is also stable. The plane is also directionally stable at a margin of 0.099. To allow for roll
stability, a few degrees of dihedral will be implemented into the main wing in the detailed
design. Currently, it is estimated that (in keeping with past designs) the rudder area will
take up 50% of the vertical tail area and the elevator will be at least 30% of the horizontal
tail area.
The majority of past design reports have indicated that upon conclusion of the prelimi-
nary design review, the tail surface areas have been increased by as much as 50%. Therefore,
in the detailed design, a signicant change in tail size and shape is expected.
1.10 Performance Predicition
In order to predict the performance of the aircraft, it was necessary to consider a free body
diagram of the aircraft in motion. Figure 1.4 below demonstrates the forces acting on an
aircraft engaged in a bank turn.
Figure 1.4: Free Body Diagram of Aircraft in Bank
[4]
By analyzing a force balance, it is shown that for an aircraft ying in steady level ight,
engaged in a bank turn, the load factor is a function of the angle of bank according to
n = cos() (1.2)
In the conceptual design, the maximum angle of bank is based on an assumed design load
factor. Computing the forces in the radial direction and rearranging, it can be shown that
the radius of the turn is a function of the velocity and the load factor according to
R =
V
2
g tan()
(1.3)
The minimum radius of turn will occur at the lowest possible velocity with the highest
angle of bank, representing the maximum load factor. For a maximum load factor of 3, the
sustained turn radius is 9.9 ft, and the plane will be able to make a full 180 turn in under
20 ft. Considering a more realistic and conservative load factor of 2, the minimum radius
turn is 16.15 ft, resulting in a full turn with a diameter of 32.30 feet. These predictions
demonstrate that the aircraft should be capable of ying within the limits of the 90 ft wide
valley.
11
The climb angle and rate of climb are important performance characteristics to optimize,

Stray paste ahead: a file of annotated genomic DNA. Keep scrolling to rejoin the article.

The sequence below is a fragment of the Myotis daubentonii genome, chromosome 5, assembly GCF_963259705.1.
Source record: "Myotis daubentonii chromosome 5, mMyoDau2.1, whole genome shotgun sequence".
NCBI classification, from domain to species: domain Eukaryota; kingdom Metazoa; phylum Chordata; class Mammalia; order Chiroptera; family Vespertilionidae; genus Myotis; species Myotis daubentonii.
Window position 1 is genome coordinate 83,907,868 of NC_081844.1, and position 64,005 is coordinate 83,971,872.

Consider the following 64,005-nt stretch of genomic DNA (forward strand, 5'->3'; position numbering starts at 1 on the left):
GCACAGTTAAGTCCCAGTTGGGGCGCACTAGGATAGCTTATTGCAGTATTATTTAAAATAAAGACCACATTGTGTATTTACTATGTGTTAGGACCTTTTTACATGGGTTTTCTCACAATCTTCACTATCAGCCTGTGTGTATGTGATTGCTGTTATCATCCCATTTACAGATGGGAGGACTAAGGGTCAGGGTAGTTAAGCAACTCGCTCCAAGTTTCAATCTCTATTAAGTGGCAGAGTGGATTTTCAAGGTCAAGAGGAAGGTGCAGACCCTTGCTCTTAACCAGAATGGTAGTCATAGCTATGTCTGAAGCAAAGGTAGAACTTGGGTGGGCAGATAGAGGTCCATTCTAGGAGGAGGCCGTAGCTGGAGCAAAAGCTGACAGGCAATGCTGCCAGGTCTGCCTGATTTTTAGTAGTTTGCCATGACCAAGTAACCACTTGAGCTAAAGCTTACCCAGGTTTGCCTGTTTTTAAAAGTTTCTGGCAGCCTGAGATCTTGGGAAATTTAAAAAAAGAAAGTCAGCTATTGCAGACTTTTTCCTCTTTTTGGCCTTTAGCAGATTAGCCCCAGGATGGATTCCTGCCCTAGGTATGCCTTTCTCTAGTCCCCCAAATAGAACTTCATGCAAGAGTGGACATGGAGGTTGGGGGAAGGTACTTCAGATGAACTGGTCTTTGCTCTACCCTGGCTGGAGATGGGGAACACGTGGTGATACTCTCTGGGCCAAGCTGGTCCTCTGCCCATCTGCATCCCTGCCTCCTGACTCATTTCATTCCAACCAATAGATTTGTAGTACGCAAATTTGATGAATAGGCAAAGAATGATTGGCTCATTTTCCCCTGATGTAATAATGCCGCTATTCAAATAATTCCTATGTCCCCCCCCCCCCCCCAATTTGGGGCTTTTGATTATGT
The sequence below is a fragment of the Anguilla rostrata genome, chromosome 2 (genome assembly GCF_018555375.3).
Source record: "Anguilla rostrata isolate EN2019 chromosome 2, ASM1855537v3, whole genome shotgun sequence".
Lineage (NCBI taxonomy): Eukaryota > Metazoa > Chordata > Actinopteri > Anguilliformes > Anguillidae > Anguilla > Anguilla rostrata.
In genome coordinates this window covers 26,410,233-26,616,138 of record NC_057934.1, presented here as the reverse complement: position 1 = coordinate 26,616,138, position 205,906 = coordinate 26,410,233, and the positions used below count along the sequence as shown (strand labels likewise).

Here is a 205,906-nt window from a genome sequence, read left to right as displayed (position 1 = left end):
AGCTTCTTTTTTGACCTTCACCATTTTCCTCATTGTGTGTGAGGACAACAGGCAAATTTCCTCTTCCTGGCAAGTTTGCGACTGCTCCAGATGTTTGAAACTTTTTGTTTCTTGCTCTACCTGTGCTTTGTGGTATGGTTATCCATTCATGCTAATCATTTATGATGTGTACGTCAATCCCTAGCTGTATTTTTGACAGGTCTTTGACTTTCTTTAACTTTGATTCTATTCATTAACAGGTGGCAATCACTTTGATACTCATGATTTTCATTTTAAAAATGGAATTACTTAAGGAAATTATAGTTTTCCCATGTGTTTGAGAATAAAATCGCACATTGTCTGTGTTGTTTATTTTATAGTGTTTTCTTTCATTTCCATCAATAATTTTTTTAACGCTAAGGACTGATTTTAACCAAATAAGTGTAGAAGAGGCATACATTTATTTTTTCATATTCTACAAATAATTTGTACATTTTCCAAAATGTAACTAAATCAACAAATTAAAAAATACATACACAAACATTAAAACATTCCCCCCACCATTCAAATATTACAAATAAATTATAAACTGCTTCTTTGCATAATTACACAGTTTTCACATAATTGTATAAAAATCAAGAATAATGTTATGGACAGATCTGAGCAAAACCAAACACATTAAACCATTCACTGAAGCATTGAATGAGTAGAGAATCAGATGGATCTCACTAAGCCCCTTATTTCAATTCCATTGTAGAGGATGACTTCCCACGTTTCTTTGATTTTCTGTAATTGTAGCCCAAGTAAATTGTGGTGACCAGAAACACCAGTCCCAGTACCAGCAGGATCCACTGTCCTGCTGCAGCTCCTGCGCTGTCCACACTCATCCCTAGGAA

as the valley walls have a slope of over 60. Unfortunately, the thrust to weight ratio is not
large enough to achieve a climb angle this high. By considering the excess power of the
engine during climb conditions, and balancing the thrust, lift and drag forces acting on the
aircraft, the rate of climb and thus climb angle were determined. At a velocity of 44 ft/s,
with an aircraft weight of 5 lbf, thrust of 1.3 lbf and drag of 0.3 lbf, the climb rate was
computed to be 8.8 ft/s, representing a climb angle of 11.5.
12
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13
Chapter 2
Detailed Design
With the conceptual design completed, the next step in the design process is to complete
a detailed design of the aircraft. In order to improve the perfomance of the aircraft, it was
decided to add taper to the wings. This reduces the weight of the wings and therefore reduces
the amount of strucure needed to hold the wing in place. The tapered wings also allow for
increased maneuverability and increased rate of climb due to the reduced weight.
2.1 Wing Design
The main wing incorporates a taper ratio of 0.4 for greater maneuverability. The wing has
2 degrees of dihedral. It will be constructed out of 16 ribs positioned 4 inches apart, secured
together by a carbon ber leading edge spar and two basswood quarter-chord spars. Thin
strips of balsa sheeting will be used for the upper and lower caps on each rib, and a piece
of balsa webbing will connect neighboring ribs. Each rib will have two large lightening holes
that will allow for installation of electronics and pitot tube instrumentation. The leading
edge spar will measure 0.210 inches in diameter, and run through small holes placed tangent